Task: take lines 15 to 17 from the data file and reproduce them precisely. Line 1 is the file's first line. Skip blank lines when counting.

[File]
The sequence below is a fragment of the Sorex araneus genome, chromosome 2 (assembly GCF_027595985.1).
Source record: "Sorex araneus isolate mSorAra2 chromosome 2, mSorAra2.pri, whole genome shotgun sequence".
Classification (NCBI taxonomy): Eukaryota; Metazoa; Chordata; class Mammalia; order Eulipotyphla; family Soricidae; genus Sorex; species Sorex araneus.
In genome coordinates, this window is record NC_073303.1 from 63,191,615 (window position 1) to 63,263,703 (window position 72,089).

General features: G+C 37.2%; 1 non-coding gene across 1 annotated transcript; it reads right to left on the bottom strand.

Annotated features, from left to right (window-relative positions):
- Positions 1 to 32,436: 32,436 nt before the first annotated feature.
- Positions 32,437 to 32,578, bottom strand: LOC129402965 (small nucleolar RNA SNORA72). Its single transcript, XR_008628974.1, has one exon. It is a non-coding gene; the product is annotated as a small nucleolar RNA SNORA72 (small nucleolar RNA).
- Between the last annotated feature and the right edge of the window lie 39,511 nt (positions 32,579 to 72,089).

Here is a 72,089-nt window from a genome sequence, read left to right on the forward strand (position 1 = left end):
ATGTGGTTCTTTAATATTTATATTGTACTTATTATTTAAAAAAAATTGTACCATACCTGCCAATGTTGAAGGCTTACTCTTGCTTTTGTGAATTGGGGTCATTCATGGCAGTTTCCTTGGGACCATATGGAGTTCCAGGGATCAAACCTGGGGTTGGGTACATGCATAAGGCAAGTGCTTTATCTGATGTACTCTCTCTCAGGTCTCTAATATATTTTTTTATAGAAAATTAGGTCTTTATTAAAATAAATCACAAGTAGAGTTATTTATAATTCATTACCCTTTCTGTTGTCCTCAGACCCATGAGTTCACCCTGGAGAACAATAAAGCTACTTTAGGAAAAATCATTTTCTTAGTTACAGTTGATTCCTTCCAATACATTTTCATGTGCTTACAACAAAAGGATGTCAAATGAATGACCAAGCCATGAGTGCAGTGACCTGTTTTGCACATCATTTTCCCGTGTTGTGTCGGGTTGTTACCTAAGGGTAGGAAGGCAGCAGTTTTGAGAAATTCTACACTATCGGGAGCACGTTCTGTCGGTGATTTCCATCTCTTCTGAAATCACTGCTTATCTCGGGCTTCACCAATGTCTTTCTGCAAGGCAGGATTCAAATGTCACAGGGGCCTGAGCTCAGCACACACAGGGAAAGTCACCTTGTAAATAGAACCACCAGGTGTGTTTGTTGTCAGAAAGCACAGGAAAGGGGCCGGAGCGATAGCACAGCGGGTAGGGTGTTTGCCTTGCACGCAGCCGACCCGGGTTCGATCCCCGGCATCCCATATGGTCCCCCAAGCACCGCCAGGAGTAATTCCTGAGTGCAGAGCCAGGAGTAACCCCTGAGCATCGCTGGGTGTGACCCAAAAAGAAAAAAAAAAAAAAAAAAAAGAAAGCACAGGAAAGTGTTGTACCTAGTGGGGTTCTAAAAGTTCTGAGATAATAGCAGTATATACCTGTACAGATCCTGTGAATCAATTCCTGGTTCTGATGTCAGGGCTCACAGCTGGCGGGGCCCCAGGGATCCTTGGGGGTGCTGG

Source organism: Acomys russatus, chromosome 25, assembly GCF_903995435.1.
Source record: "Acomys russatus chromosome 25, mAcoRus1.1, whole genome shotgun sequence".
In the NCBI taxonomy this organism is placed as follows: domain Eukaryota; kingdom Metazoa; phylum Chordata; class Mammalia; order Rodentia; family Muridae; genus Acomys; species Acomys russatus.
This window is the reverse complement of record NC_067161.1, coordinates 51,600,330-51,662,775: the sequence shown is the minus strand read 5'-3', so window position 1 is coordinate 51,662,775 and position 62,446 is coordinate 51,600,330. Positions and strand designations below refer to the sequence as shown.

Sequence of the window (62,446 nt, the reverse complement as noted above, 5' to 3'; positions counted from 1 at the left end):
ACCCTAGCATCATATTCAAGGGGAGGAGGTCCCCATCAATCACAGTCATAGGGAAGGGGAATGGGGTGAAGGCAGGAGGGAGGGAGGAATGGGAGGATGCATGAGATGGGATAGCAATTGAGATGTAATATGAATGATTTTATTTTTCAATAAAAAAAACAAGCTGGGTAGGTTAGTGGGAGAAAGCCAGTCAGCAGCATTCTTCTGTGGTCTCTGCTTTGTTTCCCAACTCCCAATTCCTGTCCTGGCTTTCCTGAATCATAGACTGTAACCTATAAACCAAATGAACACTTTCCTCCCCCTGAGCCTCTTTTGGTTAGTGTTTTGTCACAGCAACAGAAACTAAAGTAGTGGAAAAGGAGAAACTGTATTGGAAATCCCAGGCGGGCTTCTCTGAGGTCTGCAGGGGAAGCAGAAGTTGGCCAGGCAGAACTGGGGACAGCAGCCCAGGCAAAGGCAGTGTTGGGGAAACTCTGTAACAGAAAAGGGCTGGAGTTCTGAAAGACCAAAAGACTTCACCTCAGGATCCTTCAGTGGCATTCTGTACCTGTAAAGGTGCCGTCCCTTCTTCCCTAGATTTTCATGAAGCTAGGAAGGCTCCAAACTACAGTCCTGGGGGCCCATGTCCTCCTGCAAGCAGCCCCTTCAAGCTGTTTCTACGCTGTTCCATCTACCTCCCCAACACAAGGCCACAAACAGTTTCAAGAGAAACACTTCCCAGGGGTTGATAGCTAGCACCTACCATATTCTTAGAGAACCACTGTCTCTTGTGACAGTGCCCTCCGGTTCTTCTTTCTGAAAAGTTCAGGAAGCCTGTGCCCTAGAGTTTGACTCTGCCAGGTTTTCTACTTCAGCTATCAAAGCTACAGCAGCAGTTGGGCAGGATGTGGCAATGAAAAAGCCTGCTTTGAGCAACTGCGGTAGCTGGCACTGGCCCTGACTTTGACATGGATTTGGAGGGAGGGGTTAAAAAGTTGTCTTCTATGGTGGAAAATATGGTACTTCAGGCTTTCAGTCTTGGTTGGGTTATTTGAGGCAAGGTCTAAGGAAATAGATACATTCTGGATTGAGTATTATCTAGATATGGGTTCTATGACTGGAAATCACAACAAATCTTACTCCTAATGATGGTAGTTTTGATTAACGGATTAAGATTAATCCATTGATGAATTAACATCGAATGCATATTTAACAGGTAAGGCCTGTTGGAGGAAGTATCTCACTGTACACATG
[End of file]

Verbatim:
This window is the reverse complement of record NC_067161.1, coordinates 51,600,330-51,662,775: the sequence shown is the minus strand read 5'-3', so window position 1 is coordinate 51,662,775 and position 62,446 is coordinate 51,600,330. Positions and strand designations below refer to the sequence as shown.

Sequence of the window (62,446 nt, the reverse complement as noted above, 5' to 3'; positions counted from 1 at the left end):
ACCCTAGCATCATATTCAAGGGGAGGAGGTCCCCATCAATCACAGTCATAGGGAAGGGGAATGGGGTGAAGGCAGGAGGGAGGGAGGAATGGGAGGATGCATGAGATGGGATAGCAATTGAGATGTAATATGAATGATTTTATTTTTCAATAAAAAAAACAAGCTGGGTAGGTTAGTGGGAGAAAGCCAGTCAGCAGCATTCTTCTGTGGTCTCTGCTTTGTTTCCCAACTCCCAATTCCTGTCCTGGCTTTCCTGAATCATAGACTGTAACCTATAAACCAAATGAACACTTTCCTCCCCCTGAGCCTCTTTTGGTTAGTGTTTTGTCACAGCAACAGAAACTAAAGTAGTGGAAAAGGAGAAACTGTATTGGAAATCCCAGGCGGGCTTCTCTGAGGTCTGCAGGGGAAGCAGAAGTTGGCCAGGCAGAACTGGGGACAGCAGCCCAGGCAAAGGCAGTGTTGGGGAAACTCTGTAACAGAAAAGGGCTGGAGTTCTGAAAGACCAAAAGACTTCACCTCAGGATCCTTCAGTGGCATTCTGTACCTGTAAAGGTGCCGTCCCTTCTTCCCTAGATTTTCATGAAGCTAGGAAGGCTCCAAACTACAGTCCTGGGGGCCCATGTCCTCCTGCAAGCAGCCCCTTCAAGCTGTTTCTACGCTGTTCCATCTACCTCCCCAACACAAGGCCACAAACAGTTTCAAGAGAAACACTTCCCAGGGGTTGATAGCTAGCACCTACCATATTCTTAGAGAACCACTGTCTCTTGTGACAGTGCCCTCCGGTTCTTCTTTCTGAAAAGTTCAGGAAGCCTGTGCCCTAGAGTTTGACTCTGCCAGGTTTTCTACTTCAGCTATCAAAGCTACAGCAGCAGTTGGGCAGGATGTGGCAATGAAAAAGCCTGCTTTGAGCAACTGCGGTAGCTGGCACTGGCCCTGACTTTGACATGGATTTGGAGGGAGGGGTTAAAAAGTTGTCTTCTATGGTGGAAAATATGGTACTTCAGGCTTTCAGTCTTGGTTGGGTTATTTGAGGCAAGGTCTAAGGAAATAGATACATTCTGGATTGAGTATTATCTAGATATGGGTTCTATGACTGGAAATCACAACAAATCTTACTCCTAATGATGGTAGTTTTGATTAACGGATTAAGATTAATCCATTGATGAATTAACATCGAATGCATATTTAACAGGTAAGGCCTGTTGGAGGAAGTATCTCACTGTACACATG